The atmosphere contains fine particles ranging in size from tens of nanometers to tens of micrometers. The fine particles suspended in the atmosphere are called "atmospheric aerosol particles" (or aerosols for short). Particles in the fine mode (0.01 to 1 μm *) are especially small in size. First, condensable molecules in the atmosphere stick together to form particle nuclei, which then aggregate and grow to form fine particles in the fine mode. Fine particles in the fine mode grow agglomerated at the beginning (**). 0.05 or 0.1 μm agglomerated particles cannot easily grow agglomerated any further. Once they reach this size, they can grow into cloud particles in the cloud. After that, cloud particles grow larger through the cloud process, in which cloud particles repeatedly collide with each other. If the cloud particles do not become rain and dry out, they revert to aerosol particles. Since the cloud particles are colliding with each other, they are larger than the original fine particles (aerosol). This process causes the aerosol particles in the accumulation region (captured and explained on the next page) to grow.

 Typical condensible molecules in the marine atmosphere include sulfuric acid, water, and ammonia (there are many others: nitric acid, hydrochloric acid, organic matter, and, many more). Sulfuric acid can originate from marine plants' dimethyl sulfide (DMS) or sulfur dioxide from volcanic gases or coal combustion.

 When many condensible molecules are produced in the atmosphere, particle nuclei are rapidly created. This is called a particle nucleation event. The particle nucleus grows rapidly through agglomeration and produces fine particles in the fine mode. The particles in the fine mode continue to coagulate and grow to a size of about 100 nm. They also absorb and evaporate moisture from the atmosphere, depending on the relative humidity.


Below, we have compiled a figure, noting the size of the molecules and particles at each stage.


 Note that if the amount of condensible molecules produced is small, particle nucleation will not occur. Condensable molecules that are produced in a halfway amount will simply attach to the fine particles already present in the atmosphere. In this case, the number of fine particles in the atmosphere does not increase. Nor does it contribute to an increase in the number of cloud condensation nuclei (CCN). This is the crux of aerosol and cloud particle research.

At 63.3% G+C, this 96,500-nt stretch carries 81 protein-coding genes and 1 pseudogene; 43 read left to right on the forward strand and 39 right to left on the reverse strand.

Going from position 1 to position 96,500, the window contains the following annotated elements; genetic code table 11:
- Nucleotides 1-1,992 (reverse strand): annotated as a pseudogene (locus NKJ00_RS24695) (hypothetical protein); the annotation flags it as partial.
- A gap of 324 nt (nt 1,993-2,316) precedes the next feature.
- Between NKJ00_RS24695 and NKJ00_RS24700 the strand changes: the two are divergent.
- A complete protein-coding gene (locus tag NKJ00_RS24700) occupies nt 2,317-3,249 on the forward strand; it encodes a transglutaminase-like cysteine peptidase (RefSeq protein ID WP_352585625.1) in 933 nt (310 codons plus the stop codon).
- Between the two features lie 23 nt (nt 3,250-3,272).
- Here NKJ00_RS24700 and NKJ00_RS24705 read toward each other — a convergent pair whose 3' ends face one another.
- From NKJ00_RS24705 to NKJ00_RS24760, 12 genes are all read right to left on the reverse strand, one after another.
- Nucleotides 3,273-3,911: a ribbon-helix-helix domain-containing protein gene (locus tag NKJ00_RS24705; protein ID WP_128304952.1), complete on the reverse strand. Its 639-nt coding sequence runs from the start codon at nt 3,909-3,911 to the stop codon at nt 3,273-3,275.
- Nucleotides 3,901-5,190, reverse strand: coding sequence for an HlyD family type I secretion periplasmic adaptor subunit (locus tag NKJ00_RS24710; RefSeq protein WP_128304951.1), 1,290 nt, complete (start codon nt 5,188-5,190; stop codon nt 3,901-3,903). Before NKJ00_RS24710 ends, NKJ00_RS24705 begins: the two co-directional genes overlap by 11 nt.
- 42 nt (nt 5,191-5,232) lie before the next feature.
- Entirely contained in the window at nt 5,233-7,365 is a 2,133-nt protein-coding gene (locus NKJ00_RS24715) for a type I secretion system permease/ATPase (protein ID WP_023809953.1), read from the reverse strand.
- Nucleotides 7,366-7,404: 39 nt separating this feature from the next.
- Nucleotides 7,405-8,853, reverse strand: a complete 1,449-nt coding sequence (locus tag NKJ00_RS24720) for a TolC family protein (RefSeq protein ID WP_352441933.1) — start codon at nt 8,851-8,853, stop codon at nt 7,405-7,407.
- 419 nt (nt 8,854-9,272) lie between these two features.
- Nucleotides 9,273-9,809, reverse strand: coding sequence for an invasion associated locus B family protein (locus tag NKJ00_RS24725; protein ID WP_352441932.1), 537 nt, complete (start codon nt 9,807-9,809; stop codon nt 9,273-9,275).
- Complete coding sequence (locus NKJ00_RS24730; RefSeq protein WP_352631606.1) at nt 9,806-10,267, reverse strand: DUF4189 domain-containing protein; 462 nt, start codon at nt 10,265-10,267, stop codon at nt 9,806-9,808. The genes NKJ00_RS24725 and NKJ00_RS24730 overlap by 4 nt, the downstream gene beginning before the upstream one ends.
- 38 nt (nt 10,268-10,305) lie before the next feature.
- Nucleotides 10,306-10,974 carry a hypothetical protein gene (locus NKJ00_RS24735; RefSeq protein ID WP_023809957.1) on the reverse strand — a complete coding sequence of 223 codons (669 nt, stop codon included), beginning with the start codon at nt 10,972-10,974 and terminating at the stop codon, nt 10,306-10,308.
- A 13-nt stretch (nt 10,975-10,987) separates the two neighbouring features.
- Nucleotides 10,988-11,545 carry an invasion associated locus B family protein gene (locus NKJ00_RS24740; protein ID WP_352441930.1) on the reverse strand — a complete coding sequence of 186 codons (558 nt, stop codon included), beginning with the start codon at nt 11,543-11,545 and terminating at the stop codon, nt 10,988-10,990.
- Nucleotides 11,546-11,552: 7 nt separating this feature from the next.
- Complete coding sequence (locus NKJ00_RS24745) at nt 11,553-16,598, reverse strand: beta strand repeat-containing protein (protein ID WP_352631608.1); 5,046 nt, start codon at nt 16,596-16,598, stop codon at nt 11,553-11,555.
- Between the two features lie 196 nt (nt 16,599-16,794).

Water-soluble fine particles absorb water molecules depending on the relative humidity in the atmosphere and the concentration of the fine particle solution. As water molecules are absorbed, the water-soluble components of the fine particles (sulfuric acid and ammonia) are diluted. As the fine particles are diluted with water, the absorption of water molecules stops at a certain point. This is the state represented by (A) in the figure below. If the original fine particles contain many water-soluble components, they absorb more water molecules and increase in size (the state represented by (B) in the figure below). When the atmosphere becomes supersaturated due to updrafts, the fine particles in (B) can absorb an unlimited number of water molecules and increase in size. These are cloud particles. The increase or decrease in the number of fine particles that can become cloud particles is an important point in understanding climate.


 Why can water-soluble fine particles continue to absorb water molecules when supersaturated? This can be explained by the solute and curvature effects of water-soluble fine particles. This will be explained at another time (when this content is upgraded to a single class session).


 I feel that I went into too much detail for a capturing explanation, which is one of the good things about online materials, but you can choose how much you want to learn.

最后修改: 2023年08月4日 星期五 20:07